There is very little documentary information before the middle of the 19th century, so the history of the radif is quite speculative. The evidence suggests that for many generations, each ostad (master teacher) would have developed his own individual repertoire of pieces based on a broad tradition shared with other musicians. These versions of the traditional repertoire were passed down orally from one generation to the next, each generation developing its own variants. 

Around the middle of the 19th century, there were moves to standardize the repertoire, and Ali Akbar Farahani (1810–1855), master of the tar (plucked lute) at the court of the Qajar monarch Nasser-e Din Shah (r. 1848-1896) in Tehran, is credited with organizing the diverse materials of the traditional repertoire into a coherent structure in which modally related pieces (the gusheh) were grouped together into the 12 dastgah. It was also around this time that this repertoire acquired the name radif. Farahani’s work was completed after his death by his son, Mirza Abdollah (1843–1918), and this particular version of the repertoire came to be known as radif-e Mirza Abdollah (“Mirza Abdollah’s radif”).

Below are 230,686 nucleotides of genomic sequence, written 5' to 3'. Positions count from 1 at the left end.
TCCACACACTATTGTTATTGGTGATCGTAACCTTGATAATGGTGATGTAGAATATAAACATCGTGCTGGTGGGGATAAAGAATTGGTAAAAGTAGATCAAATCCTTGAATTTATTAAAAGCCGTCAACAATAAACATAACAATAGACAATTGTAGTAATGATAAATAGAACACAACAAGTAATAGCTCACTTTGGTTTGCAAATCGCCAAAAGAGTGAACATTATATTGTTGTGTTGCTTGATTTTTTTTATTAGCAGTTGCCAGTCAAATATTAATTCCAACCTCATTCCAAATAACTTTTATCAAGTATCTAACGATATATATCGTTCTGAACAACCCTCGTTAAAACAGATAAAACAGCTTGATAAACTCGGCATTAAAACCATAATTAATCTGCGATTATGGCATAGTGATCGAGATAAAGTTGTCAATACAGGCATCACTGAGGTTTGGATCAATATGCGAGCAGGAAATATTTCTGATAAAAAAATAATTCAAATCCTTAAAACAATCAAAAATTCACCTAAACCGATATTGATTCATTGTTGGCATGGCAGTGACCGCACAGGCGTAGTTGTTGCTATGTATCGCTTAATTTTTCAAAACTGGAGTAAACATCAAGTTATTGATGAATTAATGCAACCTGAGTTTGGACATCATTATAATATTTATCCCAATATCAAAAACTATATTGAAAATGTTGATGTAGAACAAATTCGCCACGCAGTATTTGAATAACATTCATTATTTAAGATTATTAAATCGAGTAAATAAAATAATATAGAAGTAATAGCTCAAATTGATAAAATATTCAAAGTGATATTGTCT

A proficient performer, Mirza Abdollah was also active as a teacher, and was more aware than most musicians of his day of the importance of transmitting the repertoire to the next generation. Many of his numerous pupils became prominent musicians and they, in turn, taught this radif to their own pupils. There are, in fact, a number of different radifs in existence today (including interesting regional variations), mostly rooted in a shared tradition and each one usually associated with the particular master who developed it. Indeed, students of Persian classical music are often expected to learn a number of radifs of different schools (maktabs) with a series of teachers in order to consolidate their musical knowledge. At the same time, in the course of the last century, Mirza Abdollah’s radif (as developed and transmitted, and later recorded and published by his pupils and grand-pupils) attained authoritative status, particularly in the version taught to many contemporary musicians by Ostad Nur Ali Borumand at the University of Tehran in the 1960s and 1970s.